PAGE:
In a recent thread on X (formerly known as Twitter), financial commentator James Lavish provided an in-depth explanation of how the Federal Reserve (Fed) “prints money” through a process called Quantitative Easing (QE). This blog post will break down Lavish’s explanation, clarifying the mechanics of QE and its impact on the money supply and economy.

James Lavish, CFA, serves as the co-Managing Partner of the Bitcoin Opportunity Fund, working alongside David Foley. Bringing over a decade of diverse experience in financial management, James formerly held the role of Chief Operating Officer and Risk Manager at LKCM Alternative Management, LLC. During his tenure, he managed a hybrid public and private equity hedge fund unit, focusing on a broad spectrum of industries and company sizes. Before his time at LKCM, James co-founded Ranger Arbitrage, a global risk arbitrage hedge fund, where he also served as a managing partner.

His extensive background in finance includes significant roles such as Head Arbitrage Trader and compliance committee officer at Carlson Capital, a $4 billion global multi-strategy hedge fund, from 1998 to 2003. James’s early career was marked by positions in risk and ADR arbitrage at Citigroup and SG Warburg, starting as a trader on the floor of the NYSE. He is a Yale University alumnus with a BA in Political Science and holds the Chartered Financial Analyst designation.

What is Quantitative Easing (QE)?

Quantitative Easing is a monetary policy tool used by central banks, like the Federal Reserve, to stimulate the economy during times of financial stress. When traditional methods of adjusting interest rates are no longer effective (e.g., when rates are already near zero), the Fed may turn to QE to inject liquidity into the financial system.

How Does QE Work?

As Lavish explains, the process of QE involves several steps:

  1. The Fed announces its intention to purchase securities (usually U.S. Treasury bonds) and the amount it plans to buy.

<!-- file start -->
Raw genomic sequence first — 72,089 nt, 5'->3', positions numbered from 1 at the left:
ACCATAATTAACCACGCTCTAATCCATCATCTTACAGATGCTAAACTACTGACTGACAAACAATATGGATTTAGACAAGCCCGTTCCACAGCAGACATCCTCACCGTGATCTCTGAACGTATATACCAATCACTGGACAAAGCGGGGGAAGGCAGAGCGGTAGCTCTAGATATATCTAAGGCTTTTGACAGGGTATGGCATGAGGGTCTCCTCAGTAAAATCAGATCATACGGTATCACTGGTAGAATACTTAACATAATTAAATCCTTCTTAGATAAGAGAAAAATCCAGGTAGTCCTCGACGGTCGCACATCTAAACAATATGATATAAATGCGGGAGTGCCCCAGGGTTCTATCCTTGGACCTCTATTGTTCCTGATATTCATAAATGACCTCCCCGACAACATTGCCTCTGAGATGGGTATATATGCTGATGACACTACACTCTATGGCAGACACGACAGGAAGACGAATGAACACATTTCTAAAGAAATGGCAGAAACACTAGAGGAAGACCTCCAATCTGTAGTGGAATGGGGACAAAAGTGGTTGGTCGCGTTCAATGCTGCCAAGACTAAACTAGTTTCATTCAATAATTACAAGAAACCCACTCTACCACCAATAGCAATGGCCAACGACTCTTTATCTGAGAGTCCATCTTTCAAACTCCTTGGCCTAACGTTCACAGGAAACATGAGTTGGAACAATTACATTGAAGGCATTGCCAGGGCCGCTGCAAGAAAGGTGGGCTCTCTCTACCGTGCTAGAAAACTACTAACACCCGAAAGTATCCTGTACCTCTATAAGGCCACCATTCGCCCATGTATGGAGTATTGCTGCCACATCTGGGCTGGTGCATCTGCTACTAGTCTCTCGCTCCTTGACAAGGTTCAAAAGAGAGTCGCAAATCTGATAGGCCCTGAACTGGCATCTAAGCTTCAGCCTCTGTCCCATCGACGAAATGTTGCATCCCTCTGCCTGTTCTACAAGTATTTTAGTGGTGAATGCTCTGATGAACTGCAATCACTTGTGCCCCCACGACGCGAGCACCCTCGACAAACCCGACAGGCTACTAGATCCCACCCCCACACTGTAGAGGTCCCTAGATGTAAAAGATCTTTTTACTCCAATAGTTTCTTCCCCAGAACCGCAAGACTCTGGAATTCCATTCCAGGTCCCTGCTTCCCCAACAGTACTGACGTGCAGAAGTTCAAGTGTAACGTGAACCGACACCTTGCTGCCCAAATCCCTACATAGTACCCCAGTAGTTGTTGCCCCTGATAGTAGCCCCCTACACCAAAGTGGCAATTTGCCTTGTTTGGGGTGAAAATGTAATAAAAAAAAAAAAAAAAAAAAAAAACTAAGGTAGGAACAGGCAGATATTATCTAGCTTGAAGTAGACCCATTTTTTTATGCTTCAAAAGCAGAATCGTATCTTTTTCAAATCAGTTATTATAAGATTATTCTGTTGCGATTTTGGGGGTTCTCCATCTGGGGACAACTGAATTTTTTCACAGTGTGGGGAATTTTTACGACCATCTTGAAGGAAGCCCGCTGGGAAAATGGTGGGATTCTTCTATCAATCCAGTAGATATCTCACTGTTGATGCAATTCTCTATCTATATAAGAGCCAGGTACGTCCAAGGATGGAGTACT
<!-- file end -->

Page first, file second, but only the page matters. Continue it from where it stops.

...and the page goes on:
2. Primary dealers, which are large financial institutions that serve as intermediaries between the Fed and the market, buy these securities on behalf of the Fed.
  3. Once a purchase is made, the Fed credits the reserve accounts of the primary dealers with newly created money and adds the purchased securities to its own balance sheet.
  4. This crediting increases the total reserves of these banks, directly injecting liquidity into the banking system.

In essence, the primary dealers act as brokers, settling the trades and sending the newly created money to the sellers of the securities while transferring the securities to the Fed.

The Monopoly Game Analogy

Lavish uses a Monopoly game analogy to illustrate the impact of QE on the money supply. Imagine a game of Monopoly where all the money has already been distributed among the players. Then, a new player joins the game with additional money from another Monopoly set. This new player starts buying properties, effectively expanding the money supply within the game. As a result, the prices of properties like Park Place and Boardwalk increase significantly.

Similarly, when the Fed engages in QE, it adds money to the financial markets that was not there before, injecting liquidity and potentially driving up asset prices.

The Relationship Between QE and the Money Supply

Lavish points out the correlation between the Fed’s balance sheet expansion and the growth of the M2 money supply. M2 is a measure of the money supply that includes cash, checking deposits, and easily convertible near money, such as savings deposits and money market securities. As the Fed purchases more securities through QE, the M2 money supply tends to rise in tandem with the expansion of the Fed’s balance sheet.

Why Not Just Print Money Directly?

Some may wonder why the Fed doesn’t simply print money and skip the complex process of QE and Treasury borrowing. Lavish warns that such an approach would transform the U.S. into a “Banana Republic,” where unchecked money printing to fund government deficits leads to hyperinflation.

In such a scenario, the Treasury (or Congress) would spend as much as they want, and the Fed would print the necessary money to allow for that spending. This would lead to an exponential rise in prices, eroding confidence in the U.S. dollar as a store of value and, eventually, as a means of exchange. Hyperinflation would ensue, causing economic chaos and the collapse of the dollar.

Featured Image via Pixabay